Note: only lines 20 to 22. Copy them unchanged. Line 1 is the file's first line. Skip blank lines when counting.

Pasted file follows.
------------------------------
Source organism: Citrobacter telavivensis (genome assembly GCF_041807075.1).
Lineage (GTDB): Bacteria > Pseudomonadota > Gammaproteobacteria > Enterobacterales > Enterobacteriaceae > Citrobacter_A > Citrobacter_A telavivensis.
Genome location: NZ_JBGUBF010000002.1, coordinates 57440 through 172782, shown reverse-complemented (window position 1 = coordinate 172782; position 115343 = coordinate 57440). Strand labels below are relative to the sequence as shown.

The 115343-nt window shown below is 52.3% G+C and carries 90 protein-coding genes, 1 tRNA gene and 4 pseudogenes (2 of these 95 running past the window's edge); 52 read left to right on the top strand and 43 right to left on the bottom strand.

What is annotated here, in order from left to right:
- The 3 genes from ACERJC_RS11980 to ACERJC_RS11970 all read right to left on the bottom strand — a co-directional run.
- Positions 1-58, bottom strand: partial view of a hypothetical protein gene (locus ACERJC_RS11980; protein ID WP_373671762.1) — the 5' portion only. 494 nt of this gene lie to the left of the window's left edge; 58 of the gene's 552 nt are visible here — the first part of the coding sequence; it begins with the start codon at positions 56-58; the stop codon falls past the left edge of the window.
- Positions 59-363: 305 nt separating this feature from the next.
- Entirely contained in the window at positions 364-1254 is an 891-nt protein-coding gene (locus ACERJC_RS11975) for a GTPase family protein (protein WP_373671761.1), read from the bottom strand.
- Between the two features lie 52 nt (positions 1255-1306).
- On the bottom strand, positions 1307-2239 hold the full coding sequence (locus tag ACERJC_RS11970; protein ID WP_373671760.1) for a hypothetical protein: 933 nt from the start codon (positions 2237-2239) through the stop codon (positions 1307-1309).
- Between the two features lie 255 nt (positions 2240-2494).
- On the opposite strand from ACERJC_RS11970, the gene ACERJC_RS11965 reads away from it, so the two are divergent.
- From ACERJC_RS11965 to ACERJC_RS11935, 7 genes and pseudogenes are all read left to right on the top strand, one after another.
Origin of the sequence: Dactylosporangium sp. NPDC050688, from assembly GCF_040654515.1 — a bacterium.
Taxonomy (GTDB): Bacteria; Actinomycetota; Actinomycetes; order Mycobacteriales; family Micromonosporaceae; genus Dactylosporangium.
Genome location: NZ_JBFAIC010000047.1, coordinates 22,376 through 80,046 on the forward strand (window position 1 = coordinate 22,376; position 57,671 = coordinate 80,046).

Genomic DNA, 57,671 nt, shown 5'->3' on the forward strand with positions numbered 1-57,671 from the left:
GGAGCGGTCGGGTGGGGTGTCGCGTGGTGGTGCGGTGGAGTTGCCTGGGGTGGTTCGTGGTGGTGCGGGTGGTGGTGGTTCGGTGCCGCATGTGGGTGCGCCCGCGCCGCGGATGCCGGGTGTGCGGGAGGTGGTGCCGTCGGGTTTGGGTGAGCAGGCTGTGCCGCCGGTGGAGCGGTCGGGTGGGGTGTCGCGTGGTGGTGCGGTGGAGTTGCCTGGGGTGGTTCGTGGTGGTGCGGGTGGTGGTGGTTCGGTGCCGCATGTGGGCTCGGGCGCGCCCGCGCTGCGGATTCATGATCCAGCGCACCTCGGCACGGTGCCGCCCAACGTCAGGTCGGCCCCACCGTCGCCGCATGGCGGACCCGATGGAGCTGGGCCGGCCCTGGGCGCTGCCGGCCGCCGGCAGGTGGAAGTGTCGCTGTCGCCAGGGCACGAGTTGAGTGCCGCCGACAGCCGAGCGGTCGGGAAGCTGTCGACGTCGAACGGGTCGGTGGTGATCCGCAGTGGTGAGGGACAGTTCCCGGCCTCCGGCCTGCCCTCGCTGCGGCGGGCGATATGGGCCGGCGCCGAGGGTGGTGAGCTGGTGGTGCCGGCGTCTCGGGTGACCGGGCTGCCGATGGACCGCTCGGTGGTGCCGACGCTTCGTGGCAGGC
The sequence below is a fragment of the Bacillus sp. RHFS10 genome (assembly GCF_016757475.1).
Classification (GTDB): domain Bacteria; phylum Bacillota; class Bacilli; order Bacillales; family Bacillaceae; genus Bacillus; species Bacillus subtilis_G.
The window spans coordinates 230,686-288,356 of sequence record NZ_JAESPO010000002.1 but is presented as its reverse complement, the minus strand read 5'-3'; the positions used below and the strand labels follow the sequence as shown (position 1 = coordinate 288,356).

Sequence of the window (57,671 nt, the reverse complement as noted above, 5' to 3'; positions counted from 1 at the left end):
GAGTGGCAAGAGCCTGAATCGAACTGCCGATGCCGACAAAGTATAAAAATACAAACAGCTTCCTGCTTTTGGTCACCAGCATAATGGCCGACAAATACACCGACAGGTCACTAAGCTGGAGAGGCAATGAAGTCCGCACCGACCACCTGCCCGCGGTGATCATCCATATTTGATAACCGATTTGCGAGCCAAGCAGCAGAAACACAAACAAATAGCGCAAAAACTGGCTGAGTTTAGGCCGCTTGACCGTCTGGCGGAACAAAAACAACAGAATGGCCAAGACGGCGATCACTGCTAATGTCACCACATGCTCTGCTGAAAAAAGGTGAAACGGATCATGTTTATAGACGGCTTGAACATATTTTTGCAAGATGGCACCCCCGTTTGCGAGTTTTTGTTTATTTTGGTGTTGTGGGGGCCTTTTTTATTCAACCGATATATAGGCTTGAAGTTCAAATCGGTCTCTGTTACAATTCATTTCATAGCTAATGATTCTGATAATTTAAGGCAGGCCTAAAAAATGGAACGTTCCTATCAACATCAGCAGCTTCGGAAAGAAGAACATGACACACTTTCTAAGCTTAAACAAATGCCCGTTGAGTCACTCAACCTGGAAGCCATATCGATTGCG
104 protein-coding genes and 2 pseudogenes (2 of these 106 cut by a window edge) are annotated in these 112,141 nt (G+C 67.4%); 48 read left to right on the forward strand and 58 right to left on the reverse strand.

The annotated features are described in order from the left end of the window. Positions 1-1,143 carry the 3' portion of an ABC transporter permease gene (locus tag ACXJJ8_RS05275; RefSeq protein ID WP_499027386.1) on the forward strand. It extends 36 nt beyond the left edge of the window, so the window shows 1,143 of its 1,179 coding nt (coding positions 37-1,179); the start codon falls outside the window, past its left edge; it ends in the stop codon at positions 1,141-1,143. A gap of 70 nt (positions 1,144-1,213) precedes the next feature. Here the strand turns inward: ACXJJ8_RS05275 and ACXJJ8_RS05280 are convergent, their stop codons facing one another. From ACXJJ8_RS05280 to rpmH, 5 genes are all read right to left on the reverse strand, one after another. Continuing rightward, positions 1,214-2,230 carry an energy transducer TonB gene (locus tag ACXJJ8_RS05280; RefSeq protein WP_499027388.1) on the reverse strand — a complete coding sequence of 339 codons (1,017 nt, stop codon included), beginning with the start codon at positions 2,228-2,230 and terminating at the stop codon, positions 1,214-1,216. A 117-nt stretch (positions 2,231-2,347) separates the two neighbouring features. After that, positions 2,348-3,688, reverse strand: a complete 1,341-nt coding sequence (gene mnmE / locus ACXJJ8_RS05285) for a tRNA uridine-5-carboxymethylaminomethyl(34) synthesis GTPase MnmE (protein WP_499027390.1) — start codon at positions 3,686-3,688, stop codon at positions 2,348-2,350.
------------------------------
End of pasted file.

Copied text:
The sequence below is a fragment of the Bacillus sp. RHFS10 genome (assembly GCF_016757475.1).
Classification (GTDB): domain Bacteria; phylum Bacillota; class Bacilli; order Bacillales; family Bacillaceae; genus Bacillus; species Bacillus subtilis_G.
The window spans coordinates 230,686-288,356 of sequence record NZ_JAESPO010000002.1 but is presented as its reverse complement, the minus strand read 5'-3'; the positions used below and the strand labels follow the sequence as shown (position 1 = coordinate 288,356).